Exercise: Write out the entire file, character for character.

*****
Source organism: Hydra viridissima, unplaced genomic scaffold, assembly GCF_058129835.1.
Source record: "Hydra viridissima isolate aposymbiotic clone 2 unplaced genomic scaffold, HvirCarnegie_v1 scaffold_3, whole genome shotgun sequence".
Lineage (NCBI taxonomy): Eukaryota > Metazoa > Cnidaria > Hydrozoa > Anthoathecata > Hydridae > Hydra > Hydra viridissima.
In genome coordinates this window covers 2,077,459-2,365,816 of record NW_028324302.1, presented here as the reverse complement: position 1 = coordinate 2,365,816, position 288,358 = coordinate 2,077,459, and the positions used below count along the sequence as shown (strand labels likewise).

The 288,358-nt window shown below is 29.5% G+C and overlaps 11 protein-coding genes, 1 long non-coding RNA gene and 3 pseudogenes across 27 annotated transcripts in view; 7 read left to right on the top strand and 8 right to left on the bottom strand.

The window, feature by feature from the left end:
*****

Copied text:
Source organism: Hydra viridissima, unplaced genomic scaffold, assembly GCF_058129835.1.
Source record: "Hydra viridissima isolate aposymbiotic clone 2 unplaced genomic scaffold, HvirCarnegie_v1 scaffold_3, whole genome shotgun sequence".
Lineage (NCBI taxonomy): Eukaryota > Metazoa > Cnidaria > Hydrozoa > Anthoathecata > Hydridae > Hydra > Hydra viridissima.
In genome coordinates this window covers 2,077,459-2,365,816 of record NW_028324302.1, presented here as the reverse complement: position 1 = coordinate 2,365,816, position 288,358 = coordinate 2,077,459, and the positions used below count along the sequence as shown (strand labels likewise).

The 288,358-nt window shown below is 29.5% G+C and overlaps 11 protein-coding genes, 1 long non-coding RNA gene and 3 pseudogenes across 27 annotated transcripts in view; 7 read left to right on the top strand and 8 right to left on the bottom strand.

The window, feature by feature from the left end: